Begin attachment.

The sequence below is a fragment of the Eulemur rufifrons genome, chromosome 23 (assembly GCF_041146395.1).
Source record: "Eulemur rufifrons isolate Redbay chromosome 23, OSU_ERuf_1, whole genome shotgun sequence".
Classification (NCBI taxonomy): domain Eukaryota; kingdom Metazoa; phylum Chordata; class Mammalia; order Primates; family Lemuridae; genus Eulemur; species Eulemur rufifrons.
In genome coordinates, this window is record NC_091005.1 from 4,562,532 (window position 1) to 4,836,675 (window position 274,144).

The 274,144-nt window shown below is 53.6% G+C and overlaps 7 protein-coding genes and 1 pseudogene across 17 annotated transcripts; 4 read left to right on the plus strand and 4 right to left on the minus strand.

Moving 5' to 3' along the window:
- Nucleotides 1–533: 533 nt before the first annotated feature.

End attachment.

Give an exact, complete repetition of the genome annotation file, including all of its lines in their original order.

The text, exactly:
The sequence below is a fragment of the Eulemur rufifrons genome, chromosome 23 (assembly GCF_041146395.1).
Source record: "Eulemur rufifrons isolate Redbay chromosome 23, OSU_ERuf_1, whole genome shotgun sequence".
Classification (NCBI taxonomy): domain Eukaryota; kingdom Metazoa; phylum Chordata; class Mammalia; order Primates; family Lemuridae; genus Eulemur; species Eulemur rufifrons.
In genome coordinates, this window is record NC_091005.1 from 4,562,532 (window position 1) to 4,836,675 (window position 274,144).

The 274,144-nt window shown below is 53.6% G+C and overlaps 7 protein-coding genes and 1 pseudogene across 17 annotated transcripts; 4 read left to right on the plus strand and 4 right to left on the minus strand.

Moving 5' to 3' along the window:
- Nucleotides 1–533: 533 nt before the first annotated feature.